"Islands -- I don't get them.
Surrounded by water, poor things."
Patrizia, in Antonioni's L'Adventura
The quote above is from the delightful 'Waterfront' by Phillip Lopate. The book is literary tour around Manhattan island, from the perspective of a social historian. I am a sucker for architectural history, especially of my beloved borough of Brooklyn ('Fourth Largest City in America'). About a year ago, I embarked on a project to determine the exact whereabouts of original Dutch settlement of New Utrecht, a neighborhood of Brooklyn close to where I grew up, and probably most famous for supplying the high school shots at the opening of the iconic TV show 'Welcome Back Kotter.'
From old landholding maps found on the internet, I could superimpose the old street drawings of New Utrecht as layers in Photoshop over the Mapquest diagrams of the modern area. To my surprise, the town center of New Utrecht lay within the parking lot of a ramshackle discount store where as a child I would get my school supplies, and whose owner in 1969 once tried to convince several very skeptical kids that a chunk of sidewalk in the display case under the checkout counter was actually a moon rock from Apollo 11.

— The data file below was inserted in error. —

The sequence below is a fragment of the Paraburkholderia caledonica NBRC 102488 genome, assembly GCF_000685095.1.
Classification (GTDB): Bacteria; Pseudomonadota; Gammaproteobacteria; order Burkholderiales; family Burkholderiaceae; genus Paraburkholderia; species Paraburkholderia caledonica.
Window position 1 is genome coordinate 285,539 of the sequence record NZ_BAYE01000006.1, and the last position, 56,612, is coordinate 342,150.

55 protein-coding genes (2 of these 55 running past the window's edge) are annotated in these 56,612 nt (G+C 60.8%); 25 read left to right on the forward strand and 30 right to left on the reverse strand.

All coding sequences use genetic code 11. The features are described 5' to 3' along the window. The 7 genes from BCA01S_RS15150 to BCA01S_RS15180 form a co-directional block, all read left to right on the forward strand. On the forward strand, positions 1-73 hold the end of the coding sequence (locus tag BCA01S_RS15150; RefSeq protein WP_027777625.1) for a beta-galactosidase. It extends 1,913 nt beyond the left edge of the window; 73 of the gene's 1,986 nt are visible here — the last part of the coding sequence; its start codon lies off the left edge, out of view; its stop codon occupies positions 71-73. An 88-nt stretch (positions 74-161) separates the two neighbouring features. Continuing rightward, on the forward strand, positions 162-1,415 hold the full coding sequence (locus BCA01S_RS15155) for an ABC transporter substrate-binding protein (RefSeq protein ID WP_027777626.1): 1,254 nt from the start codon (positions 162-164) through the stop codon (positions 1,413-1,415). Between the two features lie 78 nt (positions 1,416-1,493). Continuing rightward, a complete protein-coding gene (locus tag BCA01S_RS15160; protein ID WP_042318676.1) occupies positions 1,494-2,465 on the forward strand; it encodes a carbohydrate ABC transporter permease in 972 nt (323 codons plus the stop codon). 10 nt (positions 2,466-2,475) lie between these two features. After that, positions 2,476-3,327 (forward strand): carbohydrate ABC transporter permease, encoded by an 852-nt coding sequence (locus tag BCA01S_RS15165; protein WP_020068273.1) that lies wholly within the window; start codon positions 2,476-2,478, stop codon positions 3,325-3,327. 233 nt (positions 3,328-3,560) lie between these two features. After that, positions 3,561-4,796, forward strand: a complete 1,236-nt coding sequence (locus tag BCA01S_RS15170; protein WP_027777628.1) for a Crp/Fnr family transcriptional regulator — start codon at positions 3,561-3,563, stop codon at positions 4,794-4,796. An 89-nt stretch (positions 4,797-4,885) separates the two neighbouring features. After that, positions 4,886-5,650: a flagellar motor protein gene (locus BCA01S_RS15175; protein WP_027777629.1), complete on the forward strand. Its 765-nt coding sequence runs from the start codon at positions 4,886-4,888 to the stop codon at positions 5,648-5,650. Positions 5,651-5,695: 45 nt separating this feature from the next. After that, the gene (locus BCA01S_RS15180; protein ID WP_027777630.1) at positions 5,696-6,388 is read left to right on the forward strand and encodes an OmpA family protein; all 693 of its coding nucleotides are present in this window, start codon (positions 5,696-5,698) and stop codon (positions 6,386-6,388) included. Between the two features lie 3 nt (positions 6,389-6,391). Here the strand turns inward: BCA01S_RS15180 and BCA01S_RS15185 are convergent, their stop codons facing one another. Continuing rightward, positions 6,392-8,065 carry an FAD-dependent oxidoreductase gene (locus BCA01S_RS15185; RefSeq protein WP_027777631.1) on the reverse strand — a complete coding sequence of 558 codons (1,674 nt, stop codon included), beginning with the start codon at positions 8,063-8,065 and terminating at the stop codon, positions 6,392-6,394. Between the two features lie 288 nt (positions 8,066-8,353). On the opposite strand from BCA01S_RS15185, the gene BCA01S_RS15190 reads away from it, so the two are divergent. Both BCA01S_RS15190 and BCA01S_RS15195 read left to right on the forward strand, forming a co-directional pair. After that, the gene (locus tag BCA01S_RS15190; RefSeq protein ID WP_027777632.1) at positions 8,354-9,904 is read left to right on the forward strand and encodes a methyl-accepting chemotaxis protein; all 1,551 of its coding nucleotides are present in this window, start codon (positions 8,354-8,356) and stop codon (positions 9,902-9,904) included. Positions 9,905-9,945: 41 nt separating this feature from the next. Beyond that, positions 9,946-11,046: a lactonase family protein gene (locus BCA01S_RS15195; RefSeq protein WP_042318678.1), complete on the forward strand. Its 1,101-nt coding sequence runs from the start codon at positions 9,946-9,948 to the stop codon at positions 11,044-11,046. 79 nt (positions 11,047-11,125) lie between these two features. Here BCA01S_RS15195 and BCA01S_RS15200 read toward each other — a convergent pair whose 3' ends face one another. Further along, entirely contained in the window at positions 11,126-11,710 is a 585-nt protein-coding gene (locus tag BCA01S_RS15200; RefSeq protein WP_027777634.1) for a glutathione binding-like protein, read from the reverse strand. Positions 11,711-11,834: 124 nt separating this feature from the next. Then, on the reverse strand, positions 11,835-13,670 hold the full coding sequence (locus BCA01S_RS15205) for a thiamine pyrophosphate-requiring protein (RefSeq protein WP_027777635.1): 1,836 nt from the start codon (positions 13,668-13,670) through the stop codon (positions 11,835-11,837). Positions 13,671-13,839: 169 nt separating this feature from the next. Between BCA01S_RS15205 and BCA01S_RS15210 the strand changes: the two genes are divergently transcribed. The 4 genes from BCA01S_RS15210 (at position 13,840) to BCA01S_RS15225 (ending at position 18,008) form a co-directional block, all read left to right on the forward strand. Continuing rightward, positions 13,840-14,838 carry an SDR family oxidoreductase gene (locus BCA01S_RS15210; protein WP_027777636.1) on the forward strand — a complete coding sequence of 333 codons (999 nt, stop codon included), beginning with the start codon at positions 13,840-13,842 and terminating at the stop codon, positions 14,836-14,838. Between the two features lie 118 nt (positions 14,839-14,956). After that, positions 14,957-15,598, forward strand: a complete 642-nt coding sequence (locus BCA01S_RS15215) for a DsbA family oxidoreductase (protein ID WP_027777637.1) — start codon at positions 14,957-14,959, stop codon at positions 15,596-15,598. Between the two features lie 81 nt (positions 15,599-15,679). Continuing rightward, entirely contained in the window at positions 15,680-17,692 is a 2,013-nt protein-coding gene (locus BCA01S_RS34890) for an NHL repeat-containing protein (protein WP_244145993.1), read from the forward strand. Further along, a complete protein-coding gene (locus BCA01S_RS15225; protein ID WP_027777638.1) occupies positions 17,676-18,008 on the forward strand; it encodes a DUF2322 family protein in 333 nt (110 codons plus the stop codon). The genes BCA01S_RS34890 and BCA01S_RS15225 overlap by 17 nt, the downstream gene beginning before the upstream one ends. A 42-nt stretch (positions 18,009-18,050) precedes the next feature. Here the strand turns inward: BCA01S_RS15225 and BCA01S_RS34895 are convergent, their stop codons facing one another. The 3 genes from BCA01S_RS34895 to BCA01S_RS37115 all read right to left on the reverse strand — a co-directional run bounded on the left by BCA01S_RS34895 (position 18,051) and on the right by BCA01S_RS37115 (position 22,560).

To understand the apparent lack of purpose for that interaction, you must read some of Arthur Miller's remembrances of his childhood in Brooklyn .
The Internet site The Edge asked a few hundred deep thinkers "What's your law?"? I liked Eberhard Zangger's two laws.
Zangger's First Law
Most scientific breakthroughs are nothing else than the discovery of the obvious.
Zangger's Second Law
Truly great science is always ahead of its time.
As examples, he gives:
The Hungarian surgeon Ignaz Semmelweiss in 1847 reduced the death rate in his hospital from twelve to two percent, simply by washing hands between operations -- a concept that today would be advocated by a four year old child. When Semmelweiss urged his colleagues to introduce hygiene to the operating rooms, they had him committed to a mental hospital where he eventually died.
The German meteorologist Alfred Wegener discovered in 1913 what every ten year old looking at a globe will notice immediately: That the Atlantic coasts of the African and South American continents have matching contours and thus may have been locked together some time ago. The experts needed sixty more years to comprehend the concept.
Heinrich Schliemann's excavation of Bronze Age Mycenae and Tiryns in Greece was considered by English archaeologists in The Times' as the remains of some obscure barbarian tribe' from the Byzantine period. In particular, the so-called prehistoric palace in Tiryns was labelled "the most remarkable hallucination of an unscientific enthusiast that has ever appeared in literature."